Good communication is particularly essential during the preparation and implementation phases, both internally among different departments of the local authority, the associated public authorities and all those involved, and externally with relevant stakeholders, including citizens. It should consider incorporating a “Vision of the city” and a “Citizen Awareness Promotion Plan'' as part of the SEACAP communication strategy.
Communication and awareness raising are essential to complete SEACAP actions and promote their adoption, while keeping all stakeholders motivated and supportive of the Plan and its actions.
During the SEACAPs preparation, the communication plan will promote visibility, investment, awareness, behavioral change and broad support throughout implementation. Networking with other local authorities, especially CoM Med signatories to exchange experiences and best practices is highly recommended. It accelerates learning and highlights the actions taken by each local authority, which may also attract investors and additional funding to support pilot and/or demonstration projects.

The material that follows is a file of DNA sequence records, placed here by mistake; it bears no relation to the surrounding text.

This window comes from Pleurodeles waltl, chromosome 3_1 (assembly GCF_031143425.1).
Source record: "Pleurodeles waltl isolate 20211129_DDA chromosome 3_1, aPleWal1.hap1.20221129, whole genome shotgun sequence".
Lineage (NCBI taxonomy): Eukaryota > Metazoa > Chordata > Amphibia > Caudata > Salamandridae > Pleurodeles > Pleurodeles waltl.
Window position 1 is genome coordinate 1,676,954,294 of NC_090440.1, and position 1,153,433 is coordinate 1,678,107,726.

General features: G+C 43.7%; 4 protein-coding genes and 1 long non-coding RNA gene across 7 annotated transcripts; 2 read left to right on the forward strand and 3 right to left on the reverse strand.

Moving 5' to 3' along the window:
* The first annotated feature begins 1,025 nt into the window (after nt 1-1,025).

What happens once the SEACAP is submitted? - The assessment
The SEACAP submitted will be analysed by the Joint Research Center (JRC) through eligibility check and data verification. JRC will provide a feedback report to the city and once the final version is validated, the SEACAP will be published on the CoM Med website.
What approach to adopt for financing SEACAPs?
Investment projects in the area of climate and energy for cities show many similarities in principles and models with other (more traditional) investment projects. Understanding these aspects would be an important step for local authorities who will have to decide the most effective approach to implement the actions contained in their SEACAP(s).
What does a successful implementation of SEACAP actions require?
SEACAP implementation requires firm, long-term funding commitments. Local authorities should hence allocate the necessary resources in their annual budgets. Scarcity of financial resource increases the risk of opting for energy-efficiency projects with short paybacks, but with low reductions in energy consumption and CO2 emissions or quick adaptation effect. It also requires a strong institutional coordination to ensure coherent and effective budgeting. In this context, Local Authorities may have to take into consideration those SEACAP actions which could be partially co-financed by the private sector, considering that only part of the projects may receive grants support.